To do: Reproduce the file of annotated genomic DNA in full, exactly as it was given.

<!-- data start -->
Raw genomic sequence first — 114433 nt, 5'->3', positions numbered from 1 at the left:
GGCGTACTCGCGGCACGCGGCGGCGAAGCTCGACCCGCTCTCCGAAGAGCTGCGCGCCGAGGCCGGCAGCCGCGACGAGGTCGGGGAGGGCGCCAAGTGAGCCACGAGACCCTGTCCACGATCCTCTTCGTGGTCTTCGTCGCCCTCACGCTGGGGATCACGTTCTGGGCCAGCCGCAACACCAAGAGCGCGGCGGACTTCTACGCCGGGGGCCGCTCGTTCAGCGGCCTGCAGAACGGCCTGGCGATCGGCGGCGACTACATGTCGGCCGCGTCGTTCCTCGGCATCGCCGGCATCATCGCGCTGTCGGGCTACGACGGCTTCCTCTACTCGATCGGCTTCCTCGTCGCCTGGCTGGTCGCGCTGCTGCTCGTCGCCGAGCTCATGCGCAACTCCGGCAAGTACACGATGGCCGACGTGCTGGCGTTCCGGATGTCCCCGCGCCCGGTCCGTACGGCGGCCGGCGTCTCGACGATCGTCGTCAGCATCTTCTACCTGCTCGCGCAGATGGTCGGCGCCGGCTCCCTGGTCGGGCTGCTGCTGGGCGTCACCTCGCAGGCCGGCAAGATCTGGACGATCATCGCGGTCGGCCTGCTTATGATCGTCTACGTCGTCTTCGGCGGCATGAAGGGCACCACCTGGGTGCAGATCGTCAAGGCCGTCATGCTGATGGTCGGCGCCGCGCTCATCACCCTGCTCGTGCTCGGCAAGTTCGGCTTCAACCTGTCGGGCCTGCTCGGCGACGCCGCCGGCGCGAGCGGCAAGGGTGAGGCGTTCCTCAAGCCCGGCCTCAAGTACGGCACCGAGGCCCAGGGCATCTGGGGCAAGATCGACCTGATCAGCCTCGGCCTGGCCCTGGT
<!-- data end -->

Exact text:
Raw genomic sequence first — 114433 nt, 5'->3', positions numbered from 1 at the left:
GGCGTACTCGCGGCACGCGGCGGCGAAGCTCGACCCGCTCTCCGAAGAGCTGCGCGCCGAGGCCGGCAGCCGCGACGAGGTCGGGGAGGGCGCCAAGTGAGCCACGAGACCCTGTCCACGATCCTCTTCGTGGTCTTCGTCGCCCTCACGCTGGGGATCACGTTCTGGGCCAGCCGCAACACCAAGAGCGCGGCGGACTTCTACGCCGGGGGCCGCTCGTTCAGCGGCCTGCAGAACGGCCTGGCGATCGGCGGCGACTACATGTCGGCCGCGTCGTTCCTCGGCATCGCCGGCATCATCGCGCTGTCGGGCTACGACGGCTTCCTCTACTCGATCGGCTTCCTCGTCGCCTGGCTGGTCGCGCTGCTGCTCGTCGCCGAGCTCATGCGCAACTCCGGCAAGTACACGATGGCCGACGTGCTGGCGTTCCGGATGTCCCCGCGCCCGGTCCGTACGGCGGCCGGCGTCTCGACGATCGTCGTCAGCATCTTCTACCTGCTCGCGCAGATGGTCGGCGCCGGCTCCCTGGTCGGGCTGCTGCTGGGCGTCACCTCGCAGGCCGGCAAGATCTGGACGATCATCGCGGTCGGCCTGCTTATGATCGTCTACGTCGTCTTCGGCGGCATGAAGGGCACCACCTGGGTGCAGATCGTCAAGGCCGTCATGCTGATGGTCGGCGCCGCGCTCATCACCCTGCTCGTGCTCGGCAAGTTCGGCTTCAACCTGTCGGGCCTGCTCGGCGACGCCGCCGGCGCGAGCGGCAAGGGTGAGGCGTTCCTCAAGCCCGGCCTCAAGTACGGCACCGAGGCCCAGGGCATCTGGGGCAAGATCGACCTGATCAGCCTCGGCCTGGCCCTGGT